Today, downtown storefronts sport colorful awnings as they compete with outlying commercial centers. The City’s Summer Concert Series and the Duncan Plaza Concerts fill the summer air with music twice a week. The downtown is filled during summer months with the Cruise-On-In and Dance Party, Family Fun Fest, Pizza and Wing Wars, and the Massillon Museum Island Party. Fans and traditionalists flock to the football stadium in the fall.
The canal towpath, revived as a hiking and biking trail from Cleveland through Massillon, augments the town’s thirty parks and green spaces. The Lincoln Theatre serves as a center for cinema and live performances. The Massillon Museum, the community’s cultural hub, is at the heart of downtown activities, offering ever-changing exhibitions, a popular coffee shop, research opportunities, classes, and a creative and constant parade of free public events.
Today, Massillon is a community of 32,183 (2013 Census Update) encompassing approximately 19.388 square miles and 176.59 miles of streets. Massillon includes more than 14,497 dwelling units, with a high percentage of residents owning their own homes.
Nestled on the banks of the Tuscarawas River, is the charming Village of Navarre. It is delightfully reminiscent of long ago. It was in southeastern Bethlehem Township where a missionary, Revered Christian Frederick Post, built the first dwelling, a log cabin within the present boundaries of Ohio in 1761. Originally, Navarre was three separate villages, each having their own square. It was an amalgamation of the three hamlets: Bethlehem, Rochester, and Navarre. The eastern section, Bethlehem, was the oldest, laid out in 1806 by Jonathan Condy, Rochester to the west was next, established in 1833 by Nathan McGrew. Navarre forming the center, came last in 1834. It was founded by James Duncan. A financial depression resulted in fierce competition between the three villages and caused a rivalry which was intense and bitter. In 1872, the wise businessmen of the community decided to incorporate the villages and name it Navarre.
The 1830's brought the Ohio & Erie Canal. The canal was in continuous operation through Navarre until the flood of 1913. Visitors are encouraged to take a trip along this historic pathway which follows the Tuscarawas River through the village and township. The Ohio & Erie Canal once had a great impact on the shops and businesses in the small village of Navarre. Now, the canal is creating a new excitement and potential for a much different impact with the Ohio & Erie Canal Heritage Corridor from Cleveland to New Philadelphia. The greatest charm of the village, for many people lies in its broad tree-lined streets and quaint homes and buildings relating to the historical past of the village. Navarre is the perfect blend of the past with the present and promises you a nostalgic visit any time of the year. Come visit historic Navarre and Bethlehem Township.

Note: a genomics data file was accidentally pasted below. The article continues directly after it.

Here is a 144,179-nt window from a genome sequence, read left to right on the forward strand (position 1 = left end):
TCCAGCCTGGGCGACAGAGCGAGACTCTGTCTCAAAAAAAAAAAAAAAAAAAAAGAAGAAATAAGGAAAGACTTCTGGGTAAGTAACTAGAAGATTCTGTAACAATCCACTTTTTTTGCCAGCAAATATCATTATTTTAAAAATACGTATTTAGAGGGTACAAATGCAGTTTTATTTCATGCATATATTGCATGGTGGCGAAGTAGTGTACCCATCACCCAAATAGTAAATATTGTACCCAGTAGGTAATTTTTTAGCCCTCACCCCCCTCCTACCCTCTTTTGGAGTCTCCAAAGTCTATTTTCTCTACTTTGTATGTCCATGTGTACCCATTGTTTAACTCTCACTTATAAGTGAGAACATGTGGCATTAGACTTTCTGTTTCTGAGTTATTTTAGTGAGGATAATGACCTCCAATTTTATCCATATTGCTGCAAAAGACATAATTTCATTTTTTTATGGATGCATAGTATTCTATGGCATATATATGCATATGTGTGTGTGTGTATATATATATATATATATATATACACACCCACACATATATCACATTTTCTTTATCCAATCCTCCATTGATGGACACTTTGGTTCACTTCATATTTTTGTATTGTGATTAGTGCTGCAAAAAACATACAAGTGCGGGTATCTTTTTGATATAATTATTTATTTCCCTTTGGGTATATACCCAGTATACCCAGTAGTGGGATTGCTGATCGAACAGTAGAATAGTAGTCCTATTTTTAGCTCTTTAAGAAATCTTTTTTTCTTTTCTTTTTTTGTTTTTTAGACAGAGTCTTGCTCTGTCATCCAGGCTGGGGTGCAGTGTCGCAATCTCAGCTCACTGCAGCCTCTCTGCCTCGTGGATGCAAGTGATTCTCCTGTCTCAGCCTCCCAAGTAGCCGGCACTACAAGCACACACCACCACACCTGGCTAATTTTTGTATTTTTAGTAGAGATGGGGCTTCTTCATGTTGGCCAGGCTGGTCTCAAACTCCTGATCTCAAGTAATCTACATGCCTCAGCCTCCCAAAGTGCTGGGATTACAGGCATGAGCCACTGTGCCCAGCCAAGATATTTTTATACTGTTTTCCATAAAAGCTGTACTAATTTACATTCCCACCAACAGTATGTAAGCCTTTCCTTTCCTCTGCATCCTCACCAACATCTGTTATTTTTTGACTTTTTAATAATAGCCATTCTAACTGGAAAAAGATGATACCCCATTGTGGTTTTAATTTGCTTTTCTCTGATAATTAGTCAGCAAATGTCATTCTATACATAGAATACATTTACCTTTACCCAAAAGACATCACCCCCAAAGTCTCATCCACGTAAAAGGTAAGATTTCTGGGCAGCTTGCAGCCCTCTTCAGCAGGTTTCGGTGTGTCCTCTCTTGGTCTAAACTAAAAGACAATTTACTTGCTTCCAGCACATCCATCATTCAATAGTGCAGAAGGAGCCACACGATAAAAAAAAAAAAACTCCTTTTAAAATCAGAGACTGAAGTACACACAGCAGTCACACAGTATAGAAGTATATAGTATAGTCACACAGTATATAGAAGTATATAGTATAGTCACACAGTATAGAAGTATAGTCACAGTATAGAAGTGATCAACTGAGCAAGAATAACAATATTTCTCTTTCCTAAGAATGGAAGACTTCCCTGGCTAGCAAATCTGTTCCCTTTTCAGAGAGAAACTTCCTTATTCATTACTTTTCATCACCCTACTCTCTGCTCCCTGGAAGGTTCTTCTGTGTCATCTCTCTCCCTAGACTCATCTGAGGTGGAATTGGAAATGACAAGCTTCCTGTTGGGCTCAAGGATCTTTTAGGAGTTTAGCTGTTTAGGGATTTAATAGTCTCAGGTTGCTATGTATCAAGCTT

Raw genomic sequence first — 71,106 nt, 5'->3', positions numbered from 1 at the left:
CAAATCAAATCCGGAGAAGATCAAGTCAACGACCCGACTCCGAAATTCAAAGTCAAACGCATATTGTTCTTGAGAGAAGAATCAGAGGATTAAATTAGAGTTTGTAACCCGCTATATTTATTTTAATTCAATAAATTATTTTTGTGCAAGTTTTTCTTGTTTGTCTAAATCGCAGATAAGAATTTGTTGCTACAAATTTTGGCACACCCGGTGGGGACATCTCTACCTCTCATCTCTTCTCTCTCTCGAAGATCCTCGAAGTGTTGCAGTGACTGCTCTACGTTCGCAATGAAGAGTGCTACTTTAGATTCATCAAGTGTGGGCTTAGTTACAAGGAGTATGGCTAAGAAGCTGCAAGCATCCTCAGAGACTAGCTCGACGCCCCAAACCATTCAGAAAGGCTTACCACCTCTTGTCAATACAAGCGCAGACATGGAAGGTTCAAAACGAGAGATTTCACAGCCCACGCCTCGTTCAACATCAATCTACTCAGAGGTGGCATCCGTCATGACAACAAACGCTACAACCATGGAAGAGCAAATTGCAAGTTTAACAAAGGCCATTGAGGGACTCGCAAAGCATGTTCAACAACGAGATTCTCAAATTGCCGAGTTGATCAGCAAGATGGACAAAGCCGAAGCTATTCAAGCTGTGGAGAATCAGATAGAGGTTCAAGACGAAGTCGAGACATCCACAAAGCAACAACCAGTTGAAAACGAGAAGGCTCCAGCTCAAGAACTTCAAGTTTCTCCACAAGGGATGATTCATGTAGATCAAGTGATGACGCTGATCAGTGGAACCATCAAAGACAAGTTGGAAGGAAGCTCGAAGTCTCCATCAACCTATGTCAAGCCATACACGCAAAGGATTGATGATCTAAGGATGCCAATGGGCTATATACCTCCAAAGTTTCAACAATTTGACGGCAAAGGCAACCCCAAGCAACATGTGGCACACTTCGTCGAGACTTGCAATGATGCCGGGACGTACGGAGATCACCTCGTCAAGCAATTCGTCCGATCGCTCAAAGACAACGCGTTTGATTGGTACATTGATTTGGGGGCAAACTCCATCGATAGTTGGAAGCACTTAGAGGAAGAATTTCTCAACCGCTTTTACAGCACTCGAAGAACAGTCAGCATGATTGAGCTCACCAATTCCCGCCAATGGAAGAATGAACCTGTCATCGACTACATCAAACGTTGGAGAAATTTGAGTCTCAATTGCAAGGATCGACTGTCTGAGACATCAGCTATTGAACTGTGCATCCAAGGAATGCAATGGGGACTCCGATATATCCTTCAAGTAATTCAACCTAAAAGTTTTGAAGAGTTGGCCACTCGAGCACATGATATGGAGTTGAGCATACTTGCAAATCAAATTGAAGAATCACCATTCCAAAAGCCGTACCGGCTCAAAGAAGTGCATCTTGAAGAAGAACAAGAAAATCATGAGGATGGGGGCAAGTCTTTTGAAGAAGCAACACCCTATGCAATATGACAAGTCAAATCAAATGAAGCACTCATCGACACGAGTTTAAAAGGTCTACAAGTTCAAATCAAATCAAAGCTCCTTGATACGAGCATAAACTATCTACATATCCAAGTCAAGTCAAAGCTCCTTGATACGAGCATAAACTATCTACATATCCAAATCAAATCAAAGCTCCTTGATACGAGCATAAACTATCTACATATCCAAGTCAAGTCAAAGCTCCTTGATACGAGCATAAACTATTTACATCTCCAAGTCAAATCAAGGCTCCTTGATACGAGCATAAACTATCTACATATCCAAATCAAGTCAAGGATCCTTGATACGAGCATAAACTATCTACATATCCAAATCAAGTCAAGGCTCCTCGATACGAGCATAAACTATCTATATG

The plains were avoided by the earliest settlers who were accustomed to judging the fertility of soil by the density of its timber. They chose to locate among the distant hills rather than try to farm the scrubby plains. Time proved they were mistaken. Strasburg was settled in the plain a mile north of Sugar Creek much later than outlying parts of the township. It is impossible to state with certainty who was the first settler.
Zoar Village was founded in 1817 by a group of over 200 German Separatists seeking escape from religious persecution in their homeland. These Separatists thrived as a unique society for more than 80 years, making Zoar Village one of the most successful communal settlements in American history.
Today, Zoar Village is made up of approximately 75 families living in homes built from 1817 to the present. Visit us to tour the museum buildings, see early American architecture, and enjoy the quaint village scenery. Start planning your visit today!